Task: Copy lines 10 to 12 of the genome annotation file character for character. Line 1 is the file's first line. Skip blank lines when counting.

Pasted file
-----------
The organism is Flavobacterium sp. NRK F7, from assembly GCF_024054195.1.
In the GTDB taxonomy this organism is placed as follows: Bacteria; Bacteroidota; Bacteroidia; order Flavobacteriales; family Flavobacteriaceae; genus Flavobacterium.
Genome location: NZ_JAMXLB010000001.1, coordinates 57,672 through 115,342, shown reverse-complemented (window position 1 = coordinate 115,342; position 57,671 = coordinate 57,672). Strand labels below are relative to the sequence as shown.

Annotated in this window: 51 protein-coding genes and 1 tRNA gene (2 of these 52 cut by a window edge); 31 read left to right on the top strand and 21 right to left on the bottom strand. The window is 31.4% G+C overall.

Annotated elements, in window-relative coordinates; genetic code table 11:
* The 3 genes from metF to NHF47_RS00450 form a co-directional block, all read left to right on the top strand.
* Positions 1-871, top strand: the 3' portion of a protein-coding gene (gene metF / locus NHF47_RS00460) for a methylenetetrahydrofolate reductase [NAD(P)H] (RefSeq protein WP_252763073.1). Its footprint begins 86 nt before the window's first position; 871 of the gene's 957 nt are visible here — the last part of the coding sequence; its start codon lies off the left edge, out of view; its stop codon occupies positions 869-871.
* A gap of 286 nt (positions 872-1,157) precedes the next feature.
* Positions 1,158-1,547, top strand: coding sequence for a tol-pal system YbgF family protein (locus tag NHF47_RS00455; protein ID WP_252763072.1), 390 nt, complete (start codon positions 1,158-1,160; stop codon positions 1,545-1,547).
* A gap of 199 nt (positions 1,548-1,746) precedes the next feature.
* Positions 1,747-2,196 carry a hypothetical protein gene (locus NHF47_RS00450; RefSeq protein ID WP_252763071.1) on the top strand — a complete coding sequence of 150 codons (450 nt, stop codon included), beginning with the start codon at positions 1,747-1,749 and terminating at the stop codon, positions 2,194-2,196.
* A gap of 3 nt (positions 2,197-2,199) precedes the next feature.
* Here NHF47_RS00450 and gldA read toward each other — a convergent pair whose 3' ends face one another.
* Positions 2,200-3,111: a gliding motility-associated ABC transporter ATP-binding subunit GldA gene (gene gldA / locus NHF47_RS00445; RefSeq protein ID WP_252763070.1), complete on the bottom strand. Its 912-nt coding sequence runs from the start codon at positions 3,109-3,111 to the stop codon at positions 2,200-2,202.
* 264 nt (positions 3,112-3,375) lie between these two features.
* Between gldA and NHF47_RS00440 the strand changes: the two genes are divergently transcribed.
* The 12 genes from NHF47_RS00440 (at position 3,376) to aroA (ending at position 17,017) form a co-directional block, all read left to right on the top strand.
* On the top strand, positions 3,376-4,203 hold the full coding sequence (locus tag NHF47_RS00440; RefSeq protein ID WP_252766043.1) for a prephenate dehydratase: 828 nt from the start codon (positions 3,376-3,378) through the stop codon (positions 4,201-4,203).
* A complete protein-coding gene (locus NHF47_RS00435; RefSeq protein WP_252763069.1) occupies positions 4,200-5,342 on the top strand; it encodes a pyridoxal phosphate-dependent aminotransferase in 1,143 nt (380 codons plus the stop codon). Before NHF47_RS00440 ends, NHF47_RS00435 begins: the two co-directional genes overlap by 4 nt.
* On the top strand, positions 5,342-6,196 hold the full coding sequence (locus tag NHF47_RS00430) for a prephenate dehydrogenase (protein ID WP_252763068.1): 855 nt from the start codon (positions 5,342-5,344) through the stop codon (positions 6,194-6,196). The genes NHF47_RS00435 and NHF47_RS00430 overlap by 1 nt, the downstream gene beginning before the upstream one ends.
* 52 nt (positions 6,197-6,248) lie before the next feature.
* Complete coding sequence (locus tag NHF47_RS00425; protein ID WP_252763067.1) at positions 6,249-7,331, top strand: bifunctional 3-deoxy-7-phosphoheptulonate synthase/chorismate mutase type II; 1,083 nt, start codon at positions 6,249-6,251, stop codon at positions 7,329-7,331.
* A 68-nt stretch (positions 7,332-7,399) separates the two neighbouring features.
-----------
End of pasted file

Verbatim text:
* A gap of 199 nt (positions 1,548-1,746) precedes the next feature.
* Positions 1,747-2,196 carry a hypothetical protein gene (locus NHF47_RS00450; RefSeq protein ID WP_252763071.1) on the top strand — a complete coding sequence of 150 codons (450 nt, stop codon included), beginning with the start codon at positions 1,747-1,749 and terminating at the stop codon, positions 2,194-2,196.
* A gap of 3 nt (positions 2,197-2,199) precedes the next feature.